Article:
Staghorn and Buckhorn Cholla Cactus

STAGHORN CHOLLA Photo by Jonathan DuHamel takeen at night with flash

Staghorn cholla (Opuntia versicolor) and buckhorn cholla (Opuntia acanthocarpa) often occur together and have a similar appearance. Much to the consternation of botanists, they often form hybrids with each other, some with sterile seeds, some with fertile seeds.

Both chollas have thin branches that arise from the ground or from a short trunk. Buckhorn chollas are generally around three feet tall, but can grow to 13 feet tall. Staghorn cholla also range usually from three to eight feet tall, but can get more than 15 feet tall. The staghorn in the photo I took was at least 15 feet tall. The lighting made it look like an alien from outer space.

In general, buckhorn chollas are found in central and western Arizona and northern Sonora up to an elevation of 4,000 feet. Staghorn cholla occurs in Pinal and Pima Counties, Arizona, and in northern Sonora. In the Tucson area, it occurs usually between 2,000 and 3,000 feet elevation.

Bucknorn-cholla-flowerBoth species have stems that may be tinged with red or purple, especially in winter. Both species have variable flower colors. The main colors are red or yellow, but flowers can also be orange, pink, purple, green, or brown. Flowers on individual plants are usually all the same color but individuals with different flower colors can occur in the same population. See more photos of the buckhorn and staghorn from the Arizona-Sonora Desert Museum digital library.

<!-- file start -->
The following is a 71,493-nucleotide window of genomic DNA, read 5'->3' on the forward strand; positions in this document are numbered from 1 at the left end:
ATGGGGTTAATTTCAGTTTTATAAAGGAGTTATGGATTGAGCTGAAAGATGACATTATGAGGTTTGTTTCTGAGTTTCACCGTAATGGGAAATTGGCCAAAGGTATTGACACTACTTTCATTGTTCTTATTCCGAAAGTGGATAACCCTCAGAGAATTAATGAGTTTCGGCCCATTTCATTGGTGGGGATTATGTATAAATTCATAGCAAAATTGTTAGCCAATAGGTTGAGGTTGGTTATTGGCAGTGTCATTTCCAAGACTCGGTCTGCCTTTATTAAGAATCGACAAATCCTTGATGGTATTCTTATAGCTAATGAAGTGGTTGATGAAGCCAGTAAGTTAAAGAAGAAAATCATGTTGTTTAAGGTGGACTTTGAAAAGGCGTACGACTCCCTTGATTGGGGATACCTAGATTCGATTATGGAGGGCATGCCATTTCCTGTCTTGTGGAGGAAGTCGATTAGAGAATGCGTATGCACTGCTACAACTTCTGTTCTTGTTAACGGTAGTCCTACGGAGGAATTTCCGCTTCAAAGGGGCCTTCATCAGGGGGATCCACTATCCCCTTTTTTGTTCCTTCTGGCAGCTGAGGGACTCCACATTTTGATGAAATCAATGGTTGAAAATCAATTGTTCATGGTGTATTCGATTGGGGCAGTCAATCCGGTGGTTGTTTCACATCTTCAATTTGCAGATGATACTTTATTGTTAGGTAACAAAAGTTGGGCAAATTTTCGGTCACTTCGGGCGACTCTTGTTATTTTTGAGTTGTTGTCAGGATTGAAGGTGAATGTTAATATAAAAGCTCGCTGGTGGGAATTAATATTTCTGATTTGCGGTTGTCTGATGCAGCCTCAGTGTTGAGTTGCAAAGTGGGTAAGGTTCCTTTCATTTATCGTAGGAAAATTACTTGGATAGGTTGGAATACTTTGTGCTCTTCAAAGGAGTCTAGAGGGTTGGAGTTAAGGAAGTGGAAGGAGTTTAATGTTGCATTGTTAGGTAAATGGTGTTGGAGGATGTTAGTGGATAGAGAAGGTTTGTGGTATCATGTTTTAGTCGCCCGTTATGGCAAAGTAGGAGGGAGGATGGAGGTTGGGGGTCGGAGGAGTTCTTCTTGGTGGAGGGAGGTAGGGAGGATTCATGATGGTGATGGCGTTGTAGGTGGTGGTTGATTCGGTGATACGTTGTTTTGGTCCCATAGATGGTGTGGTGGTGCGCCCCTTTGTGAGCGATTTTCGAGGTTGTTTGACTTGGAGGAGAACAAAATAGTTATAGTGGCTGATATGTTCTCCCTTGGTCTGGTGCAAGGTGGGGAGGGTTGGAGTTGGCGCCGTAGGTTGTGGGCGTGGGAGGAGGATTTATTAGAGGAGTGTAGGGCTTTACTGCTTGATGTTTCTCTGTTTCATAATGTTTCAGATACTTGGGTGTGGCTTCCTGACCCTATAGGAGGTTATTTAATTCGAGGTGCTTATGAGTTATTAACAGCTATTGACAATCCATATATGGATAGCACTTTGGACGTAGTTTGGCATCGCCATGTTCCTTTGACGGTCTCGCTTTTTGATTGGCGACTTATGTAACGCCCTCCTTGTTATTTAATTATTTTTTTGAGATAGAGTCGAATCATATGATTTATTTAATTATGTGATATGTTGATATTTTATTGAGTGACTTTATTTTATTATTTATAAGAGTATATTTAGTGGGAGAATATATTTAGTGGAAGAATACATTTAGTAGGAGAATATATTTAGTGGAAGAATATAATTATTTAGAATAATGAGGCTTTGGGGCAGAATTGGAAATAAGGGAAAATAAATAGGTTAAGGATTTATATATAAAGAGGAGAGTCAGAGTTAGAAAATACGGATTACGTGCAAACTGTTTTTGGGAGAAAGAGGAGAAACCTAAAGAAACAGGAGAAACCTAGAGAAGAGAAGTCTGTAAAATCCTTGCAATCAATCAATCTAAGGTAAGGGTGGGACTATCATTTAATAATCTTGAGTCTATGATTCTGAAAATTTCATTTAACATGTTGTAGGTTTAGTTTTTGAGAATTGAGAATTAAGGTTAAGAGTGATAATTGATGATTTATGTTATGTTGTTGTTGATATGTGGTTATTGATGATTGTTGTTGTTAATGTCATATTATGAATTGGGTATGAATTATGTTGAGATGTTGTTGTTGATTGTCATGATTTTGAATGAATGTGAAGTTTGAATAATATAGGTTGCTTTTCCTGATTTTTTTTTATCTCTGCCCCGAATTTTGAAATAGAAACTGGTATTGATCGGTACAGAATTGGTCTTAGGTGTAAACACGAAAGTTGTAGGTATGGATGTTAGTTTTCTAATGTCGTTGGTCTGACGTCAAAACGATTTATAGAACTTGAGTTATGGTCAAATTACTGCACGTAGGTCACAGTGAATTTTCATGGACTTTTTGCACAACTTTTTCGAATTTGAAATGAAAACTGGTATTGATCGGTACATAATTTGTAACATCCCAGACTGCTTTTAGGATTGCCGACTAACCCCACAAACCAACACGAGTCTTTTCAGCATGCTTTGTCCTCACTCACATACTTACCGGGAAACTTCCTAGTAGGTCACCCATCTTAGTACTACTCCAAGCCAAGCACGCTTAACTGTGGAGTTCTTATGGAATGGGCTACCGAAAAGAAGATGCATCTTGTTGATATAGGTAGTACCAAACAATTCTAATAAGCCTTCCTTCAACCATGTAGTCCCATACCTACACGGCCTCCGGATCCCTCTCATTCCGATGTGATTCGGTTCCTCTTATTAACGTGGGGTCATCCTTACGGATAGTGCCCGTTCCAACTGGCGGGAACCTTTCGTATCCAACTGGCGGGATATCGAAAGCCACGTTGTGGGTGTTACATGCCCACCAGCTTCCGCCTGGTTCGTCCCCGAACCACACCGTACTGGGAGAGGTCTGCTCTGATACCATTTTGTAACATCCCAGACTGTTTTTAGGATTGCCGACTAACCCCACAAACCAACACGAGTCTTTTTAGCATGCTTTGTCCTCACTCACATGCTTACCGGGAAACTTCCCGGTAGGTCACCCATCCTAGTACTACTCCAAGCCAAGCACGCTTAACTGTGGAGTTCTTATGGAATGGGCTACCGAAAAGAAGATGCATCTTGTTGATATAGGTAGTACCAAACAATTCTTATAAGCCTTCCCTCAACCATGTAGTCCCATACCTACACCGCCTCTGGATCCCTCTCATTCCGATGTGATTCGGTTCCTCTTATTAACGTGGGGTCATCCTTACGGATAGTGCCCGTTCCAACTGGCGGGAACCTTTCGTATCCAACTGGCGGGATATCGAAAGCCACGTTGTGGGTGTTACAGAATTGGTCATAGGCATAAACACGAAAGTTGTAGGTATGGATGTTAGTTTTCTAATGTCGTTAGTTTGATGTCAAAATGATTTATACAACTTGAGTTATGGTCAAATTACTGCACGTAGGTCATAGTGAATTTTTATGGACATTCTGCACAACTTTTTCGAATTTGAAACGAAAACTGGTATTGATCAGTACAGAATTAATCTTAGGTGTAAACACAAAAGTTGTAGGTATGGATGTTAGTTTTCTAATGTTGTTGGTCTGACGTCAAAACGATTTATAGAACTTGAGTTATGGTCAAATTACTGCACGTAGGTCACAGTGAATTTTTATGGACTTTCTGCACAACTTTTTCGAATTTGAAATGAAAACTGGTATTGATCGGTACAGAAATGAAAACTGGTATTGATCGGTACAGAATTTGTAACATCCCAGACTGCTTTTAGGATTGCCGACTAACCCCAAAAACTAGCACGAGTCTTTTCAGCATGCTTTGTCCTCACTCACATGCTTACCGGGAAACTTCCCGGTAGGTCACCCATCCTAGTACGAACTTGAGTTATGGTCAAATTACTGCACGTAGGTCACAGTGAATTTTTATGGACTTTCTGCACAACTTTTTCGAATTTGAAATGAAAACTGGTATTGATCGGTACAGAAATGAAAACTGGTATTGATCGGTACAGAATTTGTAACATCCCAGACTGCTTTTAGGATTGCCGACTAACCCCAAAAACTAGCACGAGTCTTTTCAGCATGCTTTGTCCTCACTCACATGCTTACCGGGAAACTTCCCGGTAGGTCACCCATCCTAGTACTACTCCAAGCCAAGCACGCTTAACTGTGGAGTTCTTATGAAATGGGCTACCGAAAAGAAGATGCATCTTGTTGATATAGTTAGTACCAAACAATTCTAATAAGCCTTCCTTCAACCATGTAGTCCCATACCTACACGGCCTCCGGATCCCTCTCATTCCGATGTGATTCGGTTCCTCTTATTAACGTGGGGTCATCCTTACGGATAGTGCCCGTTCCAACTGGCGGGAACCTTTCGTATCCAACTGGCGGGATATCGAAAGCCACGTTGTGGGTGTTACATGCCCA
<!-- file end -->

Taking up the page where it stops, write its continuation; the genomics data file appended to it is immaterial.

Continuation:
According to the Arizona-Sonora Desert Museum (ASDM):

“The fruits provide the best way to distinguish the two species when they are not in bloom. At maturity, the fruit of the buckhorn cholla is dry, deeply tuberculate, and covered with long, barbed spines. Fruits fall off after several months. Staghorn cholla fruit is fleshy at maturity, turgid, usually spineless, and persists on the plant for more than a year.”

ASDM also notes:

Staghorn-Cholla-flower“Besides the variability of flower color, buckhorn cholla is extremely variable in vegetative characters, such as plant height and branching angle, color, number and size of spines, and size and shape of tubercles. Taxonomists have distinguished four varieties, and almost every mountain range and valley has a different-looking population.”

All cactus fruit is edible, but apparently cholla fruit does not taste good and is avoided by desert animals. However, native people collected the flower buds of the Buckhorn, Staghorn, and Pencil cholla and prepared them by steaming. The taste, to me, is similar to asparagus.

See more ADI articles on desert plants:

A Boojum, definitely a boojum

Agaves provide food, fiber and adult beverages

Arizona Christmas Cactus – the Pencil cholla

Arizona’s Wild Cotton

Brittlebush and chewing gum

Cactus water will make you sick

Chiltepin peppers, spice and medicine

Chocolate Flower

Creepy Creeping Devil Cactus

Creosote Bush

Desert Broom – another medicinal plant

Desert Mistletoe

Desert Ironwood

Desert Tobacco, a Pretty but Poisonous Desert Plant

Devil’s Claw provides food, fiber and medicine

Guayacán a pretty flowering tree

Invasion of the Popcorn Flowers

Joshua Trees of the Mohave Desert

Life on a Dead Saguaro


London Rocket

Medusa’s Head a strange and useful plant

Mesquite trees provide food, fuel, medicine, and more

Night-blooming Cereus cactus

Oak trees of the Sonoran Desert region

Ocotillo – an aide to hummingbirds and geologists

Palo brea trees and their uses

Palo Verde trees about to turn the desert golden

Passion Flower

Sacred Datura – pretty, poisonous, and hallucinogenic

Saguaro Cactus Icon of the Sonoran Desert

Senita and Totem Pole Cacti

Spectacular flowers of the red Torch Cactus

The Jojoba bush and its valuable oil

Yuccas provide food, fiber, and soap